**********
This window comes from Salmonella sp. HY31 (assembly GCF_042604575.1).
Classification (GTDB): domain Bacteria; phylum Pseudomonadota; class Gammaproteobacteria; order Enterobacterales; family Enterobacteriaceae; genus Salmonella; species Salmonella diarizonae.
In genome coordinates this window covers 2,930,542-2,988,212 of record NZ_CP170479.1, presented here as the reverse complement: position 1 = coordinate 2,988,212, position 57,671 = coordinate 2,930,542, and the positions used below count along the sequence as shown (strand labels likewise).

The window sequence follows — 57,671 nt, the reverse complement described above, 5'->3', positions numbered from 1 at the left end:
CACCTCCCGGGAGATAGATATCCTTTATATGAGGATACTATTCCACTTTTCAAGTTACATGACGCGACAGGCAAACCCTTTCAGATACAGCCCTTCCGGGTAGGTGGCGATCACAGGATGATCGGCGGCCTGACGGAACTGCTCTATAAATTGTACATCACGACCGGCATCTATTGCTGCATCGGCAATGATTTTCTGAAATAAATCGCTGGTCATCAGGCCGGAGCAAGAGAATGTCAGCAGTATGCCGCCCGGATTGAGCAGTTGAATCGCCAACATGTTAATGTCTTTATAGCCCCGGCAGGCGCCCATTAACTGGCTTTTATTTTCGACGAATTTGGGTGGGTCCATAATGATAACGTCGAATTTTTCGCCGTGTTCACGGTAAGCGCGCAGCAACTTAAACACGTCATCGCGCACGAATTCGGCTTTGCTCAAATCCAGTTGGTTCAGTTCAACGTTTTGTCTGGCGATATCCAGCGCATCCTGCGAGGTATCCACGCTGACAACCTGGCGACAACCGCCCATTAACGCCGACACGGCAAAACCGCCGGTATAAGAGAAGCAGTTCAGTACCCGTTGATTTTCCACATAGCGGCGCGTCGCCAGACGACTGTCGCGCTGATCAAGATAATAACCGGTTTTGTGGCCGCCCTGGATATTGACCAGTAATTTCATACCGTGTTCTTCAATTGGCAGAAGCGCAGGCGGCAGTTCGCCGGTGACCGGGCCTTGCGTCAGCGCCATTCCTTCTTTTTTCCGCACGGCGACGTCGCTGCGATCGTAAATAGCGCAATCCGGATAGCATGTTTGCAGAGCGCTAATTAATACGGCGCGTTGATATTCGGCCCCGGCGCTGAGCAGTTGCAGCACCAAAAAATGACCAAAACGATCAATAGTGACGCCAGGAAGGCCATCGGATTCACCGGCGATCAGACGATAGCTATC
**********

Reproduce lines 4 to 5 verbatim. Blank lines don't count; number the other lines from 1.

The window sequence follows — 57,671 nt, the reverse complement described above, 5'->3', positions numbered from 1 at the left end:
CACCTCCCGGGAGATAGATATCCTTTATATGAGGATACTATTCCACTTTTCAAGTTACATGACGCGACAGGCAAACCCTTTCAGATACAGCCCTTCCGGGTAGGTGGCGATCACAGGATGATCGGCGGCCTGACGGAACTGCTCTATAAATTGTACATCACGACCGGCATCTATTGCTGCATCGGCAATGATTTTCTGAAATAAATCGCTGGTCATCAGGCCGGAGCAAGAGAATGTCAGCAGTATGCCGCCCGGATTGAGCAGTTGAATCGCCAACATGTTAATGTCTTTATAGCCCCGGCAGGCGCCCATTAACTGGCTTTTATTTTCGACGAATTTGGGTGGGTCCATAATGATAACGTCGAATTTTTCGCCGTGTTCACGGTAAGCGCGCAGCAACTTAAACACGTCATCGCGCACGAATTCGGCTTTGCTCAAATCCAGTTGGTTCAGTTCAACGTTTTGTCTGGCGATATCCAGCGCATCCTGCGAGGTATCCACGCTGACAACCTGGCGACAACCGCCCATTAACGCCGACACGGCAAAACCGCCGGTATAAGAGAAGCAGTTCAGTACCCGTTGATTTTCCACATAGCGGCGCGTCGCCAGACGACTGTCGCGCTGATCAAGATAATAACCGGTTTTGTGGCCGCCCTGGATATTGACCAGTAATTTCATACCGTGTTCTTCAATTGGCAGAAGCGCAGGCGGCAGTTCGCCGGTGACCGGGCCTTGCGTCAGCGCCATTCCTTCTTTTTTCCGCACGGCGACGTCGCTGCGATCGTAAATAGCGCAATCCGGATAGCATGTTTGCAGAGCGCTAATTAATACGGCGCGTTGATATTCGGCCCCGGCGCTGAGCAGTTGCAGCACCAAAAAATGACCAAAACGATCAATAGTGACGCCAGGAAGGCCATCGGATTCACCGGCGATCAGACGATAGCTATC